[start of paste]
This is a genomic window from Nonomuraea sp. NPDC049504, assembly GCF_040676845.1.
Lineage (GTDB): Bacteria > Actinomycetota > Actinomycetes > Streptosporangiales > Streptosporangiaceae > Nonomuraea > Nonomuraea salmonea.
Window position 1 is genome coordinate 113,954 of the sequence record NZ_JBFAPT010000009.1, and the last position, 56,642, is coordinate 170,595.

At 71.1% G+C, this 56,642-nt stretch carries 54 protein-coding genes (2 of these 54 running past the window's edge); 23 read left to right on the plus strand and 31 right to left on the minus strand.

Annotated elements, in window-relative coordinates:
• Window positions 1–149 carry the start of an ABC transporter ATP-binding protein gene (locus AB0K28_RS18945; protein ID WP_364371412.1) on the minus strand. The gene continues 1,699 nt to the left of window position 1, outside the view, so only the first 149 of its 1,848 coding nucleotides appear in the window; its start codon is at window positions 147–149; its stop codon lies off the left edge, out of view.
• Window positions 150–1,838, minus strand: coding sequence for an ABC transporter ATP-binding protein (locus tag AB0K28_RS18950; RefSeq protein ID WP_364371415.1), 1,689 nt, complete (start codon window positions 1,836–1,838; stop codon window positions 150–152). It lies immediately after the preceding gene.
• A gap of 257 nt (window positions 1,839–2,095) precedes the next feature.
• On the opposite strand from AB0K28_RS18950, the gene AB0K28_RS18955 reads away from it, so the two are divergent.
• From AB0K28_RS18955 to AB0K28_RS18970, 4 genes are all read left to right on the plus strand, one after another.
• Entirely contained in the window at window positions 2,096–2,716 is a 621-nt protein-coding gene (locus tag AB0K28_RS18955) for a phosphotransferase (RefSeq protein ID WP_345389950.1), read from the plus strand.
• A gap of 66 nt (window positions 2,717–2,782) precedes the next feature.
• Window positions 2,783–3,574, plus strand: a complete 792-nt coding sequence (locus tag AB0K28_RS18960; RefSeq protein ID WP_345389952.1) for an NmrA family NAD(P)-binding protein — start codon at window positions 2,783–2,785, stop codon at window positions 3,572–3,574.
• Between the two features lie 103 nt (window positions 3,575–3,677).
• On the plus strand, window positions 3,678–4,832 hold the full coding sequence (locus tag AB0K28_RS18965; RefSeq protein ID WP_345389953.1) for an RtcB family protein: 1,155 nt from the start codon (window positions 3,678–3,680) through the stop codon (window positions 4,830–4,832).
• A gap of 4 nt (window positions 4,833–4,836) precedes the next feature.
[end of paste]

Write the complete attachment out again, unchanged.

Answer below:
This is a genomic window from Nonomuraea sp. NPDC049504, assembly GCF_040676845.1.
Lineage (GTDB): Bacteria > Actinomycetota > Actinomycetes > Streptosporangiales > Streptosporangiaceae > Nonomuraea > Nonomuraea salmonea.
Window position 1 is genome coordinate 113,954 of the sequence record NZ_JBFAPT010000009.1, and the last position, 56,642, is coordinate 170,595.

At 71.1% G+C, this 56,642-nt stretch carries 54 protein-coding genes (2 of these 54 running past the window's edge); 23 read left to right on the plus strand and 31 right to left on the minus strand.

Annotated elements, in window-relative coordinates:
• Window positions 1–149 carry the start of an ABC transporter ATP-binding protein gene (locus AB0K28_RS18945; protein ID WP_364371412.1) on the minus strand. The gene continues 1,699 nt to the left of window position 1, outside the view, so only the first 149 of its 1,848 coding nucleotides appear in the window; its start codon is at window positions 147–149; its stop codon lies off the left edge, out of view.
• Window positions 150–1,838, minus strand: coding sequence for an ABC transporter ATP-binding protein (locus tag AB0K28_RS18950; RefSeq protein ID WP_364371415.1), 1,689 nt, complete (start codon window positions 1,836–1,838; stop codon window positions 150–152). It lies immediately after the preceding gene.
• A gap of 257 nt (window positions 1,839–2,095) precedes the next feature.
• On the opposite strand from AB0K28_RS18950, the gene AB0K28_RS18955 reads away from it, so the two are divergent.
• From AB0K28_RS18955 to AB0K28_RS18970, 4 genes are all read left to right on the plus strand, one after another.
• Entirely contained in the window at window positions 2,096–2,716 is a 621-nt protein-coding gene (locus tag AB0K28_RS18955) for a phosphotransferase (RefSeq protein ID WP_345389950.1), read from the plus strand.
• A gap of 66 nt (window positions 2,717–2,782) precedes the next feature.
• Window positions 2,783–3,574, plus strand: a complete 792-nt coding sequence (locus tag AB0K28_RS18960; RefSeq protein ID WP_345389952.1) for an NmrA family NAD(P)-binding protein — start codon at window positions 2,783–2,785, stop codon at window positions 3,572–3,574.
• Between the two features lie 103 nt (window positions 3,575–3,677).
• On the plus strand, window positions 3,678–4,832 hold the full coding sequence (locus tag AB0K28_RS18965; RefSeq protein ID WP_345389953.1) for an RtcB family protein: 1,155 nt from the start codon (window positions 3,678–3,680) through the stop codon (window positions 4,830–4,832).
• A gap of 4 nt (window positions 4,833–4,836) precedes the next feature.